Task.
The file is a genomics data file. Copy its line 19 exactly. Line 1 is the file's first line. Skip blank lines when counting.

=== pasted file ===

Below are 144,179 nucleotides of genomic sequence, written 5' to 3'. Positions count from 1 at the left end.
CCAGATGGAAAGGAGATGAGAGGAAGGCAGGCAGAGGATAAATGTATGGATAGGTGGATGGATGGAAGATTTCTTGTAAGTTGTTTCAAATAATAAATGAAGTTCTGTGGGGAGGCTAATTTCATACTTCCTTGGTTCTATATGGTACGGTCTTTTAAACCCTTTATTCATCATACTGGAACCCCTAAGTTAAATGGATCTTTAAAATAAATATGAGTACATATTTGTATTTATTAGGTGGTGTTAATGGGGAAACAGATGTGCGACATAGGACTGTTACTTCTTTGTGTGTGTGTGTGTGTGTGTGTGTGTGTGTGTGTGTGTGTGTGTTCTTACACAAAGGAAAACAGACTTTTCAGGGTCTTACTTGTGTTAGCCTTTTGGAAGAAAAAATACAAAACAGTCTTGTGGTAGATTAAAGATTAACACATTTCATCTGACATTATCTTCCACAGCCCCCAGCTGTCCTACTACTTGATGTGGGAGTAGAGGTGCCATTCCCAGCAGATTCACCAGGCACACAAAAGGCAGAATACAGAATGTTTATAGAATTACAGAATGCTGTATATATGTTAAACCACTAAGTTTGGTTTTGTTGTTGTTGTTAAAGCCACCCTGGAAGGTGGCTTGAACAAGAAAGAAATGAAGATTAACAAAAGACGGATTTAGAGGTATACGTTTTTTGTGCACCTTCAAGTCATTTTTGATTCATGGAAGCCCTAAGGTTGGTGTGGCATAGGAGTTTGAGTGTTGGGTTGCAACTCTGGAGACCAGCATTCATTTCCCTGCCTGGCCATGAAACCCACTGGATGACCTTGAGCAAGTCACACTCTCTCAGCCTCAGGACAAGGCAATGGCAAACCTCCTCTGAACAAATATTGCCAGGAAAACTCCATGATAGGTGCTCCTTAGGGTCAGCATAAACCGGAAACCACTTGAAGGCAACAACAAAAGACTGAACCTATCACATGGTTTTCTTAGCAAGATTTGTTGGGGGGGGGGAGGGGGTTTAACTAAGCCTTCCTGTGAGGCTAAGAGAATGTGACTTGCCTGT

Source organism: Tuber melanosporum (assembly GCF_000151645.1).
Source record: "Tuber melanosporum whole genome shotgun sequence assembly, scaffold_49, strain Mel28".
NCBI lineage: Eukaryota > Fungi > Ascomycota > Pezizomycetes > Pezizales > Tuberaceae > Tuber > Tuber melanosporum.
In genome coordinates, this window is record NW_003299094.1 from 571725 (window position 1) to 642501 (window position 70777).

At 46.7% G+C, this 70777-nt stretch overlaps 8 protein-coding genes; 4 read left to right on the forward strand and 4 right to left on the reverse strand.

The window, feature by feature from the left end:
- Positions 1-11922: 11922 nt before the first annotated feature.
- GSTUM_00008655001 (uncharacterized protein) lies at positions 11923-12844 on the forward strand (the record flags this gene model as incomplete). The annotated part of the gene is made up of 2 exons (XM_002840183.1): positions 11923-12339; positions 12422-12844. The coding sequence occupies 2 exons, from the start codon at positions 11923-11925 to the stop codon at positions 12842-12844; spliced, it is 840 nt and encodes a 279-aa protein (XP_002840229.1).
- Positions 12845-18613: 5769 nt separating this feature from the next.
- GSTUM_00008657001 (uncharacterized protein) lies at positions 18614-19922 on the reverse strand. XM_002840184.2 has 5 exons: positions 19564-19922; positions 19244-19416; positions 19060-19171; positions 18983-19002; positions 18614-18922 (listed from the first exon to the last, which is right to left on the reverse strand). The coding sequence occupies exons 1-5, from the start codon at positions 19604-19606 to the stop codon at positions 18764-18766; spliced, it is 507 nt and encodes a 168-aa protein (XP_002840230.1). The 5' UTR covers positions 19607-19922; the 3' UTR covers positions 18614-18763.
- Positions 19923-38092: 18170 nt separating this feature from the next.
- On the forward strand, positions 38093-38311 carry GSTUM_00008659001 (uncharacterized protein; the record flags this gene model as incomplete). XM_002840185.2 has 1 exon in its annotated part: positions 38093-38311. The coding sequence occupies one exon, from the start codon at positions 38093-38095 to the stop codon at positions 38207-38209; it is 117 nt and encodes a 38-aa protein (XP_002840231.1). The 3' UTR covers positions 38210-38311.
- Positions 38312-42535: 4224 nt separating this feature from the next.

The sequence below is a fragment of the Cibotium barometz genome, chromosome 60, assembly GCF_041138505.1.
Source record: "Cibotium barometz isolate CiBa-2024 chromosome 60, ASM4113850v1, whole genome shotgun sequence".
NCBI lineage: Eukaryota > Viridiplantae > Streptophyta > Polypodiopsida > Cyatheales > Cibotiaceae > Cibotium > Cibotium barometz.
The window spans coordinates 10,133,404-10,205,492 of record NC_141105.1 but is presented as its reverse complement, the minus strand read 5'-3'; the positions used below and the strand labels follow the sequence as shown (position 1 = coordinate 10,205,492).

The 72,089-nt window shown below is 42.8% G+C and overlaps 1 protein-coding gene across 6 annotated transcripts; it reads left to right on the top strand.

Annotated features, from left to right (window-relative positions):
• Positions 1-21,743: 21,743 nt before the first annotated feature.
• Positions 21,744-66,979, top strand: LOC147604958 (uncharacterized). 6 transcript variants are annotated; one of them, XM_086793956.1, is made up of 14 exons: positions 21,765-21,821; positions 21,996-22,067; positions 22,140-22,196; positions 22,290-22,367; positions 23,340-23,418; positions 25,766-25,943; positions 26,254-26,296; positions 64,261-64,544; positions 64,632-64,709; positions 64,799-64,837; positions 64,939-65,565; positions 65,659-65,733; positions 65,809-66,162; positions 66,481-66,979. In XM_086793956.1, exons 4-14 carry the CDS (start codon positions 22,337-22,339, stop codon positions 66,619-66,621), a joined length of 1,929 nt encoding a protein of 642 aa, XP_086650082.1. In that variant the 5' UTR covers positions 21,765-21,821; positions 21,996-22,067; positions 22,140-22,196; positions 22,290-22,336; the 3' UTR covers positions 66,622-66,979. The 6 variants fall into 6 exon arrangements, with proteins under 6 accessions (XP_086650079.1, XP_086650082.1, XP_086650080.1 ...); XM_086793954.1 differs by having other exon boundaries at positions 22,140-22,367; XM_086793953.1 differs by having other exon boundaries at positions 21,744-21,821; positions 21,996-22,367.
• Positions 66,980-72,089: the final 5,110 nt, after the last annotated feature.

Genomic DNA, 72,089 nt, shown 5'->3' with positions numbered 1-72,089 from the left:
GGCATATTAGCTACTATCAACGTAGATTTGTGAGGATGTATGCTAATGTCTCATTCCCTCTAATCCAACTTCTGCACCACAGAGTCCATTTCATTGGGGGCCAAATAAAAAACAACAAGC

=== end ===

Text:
The window spans coordinates 10,133,404-10,205,492 of record NC_141105.1 but is presented as its reverse complement, the minus strand read 5'-3'; the positions used below and the strand labels follow the sequence as shown (position 1 = coordinate 10,205,492).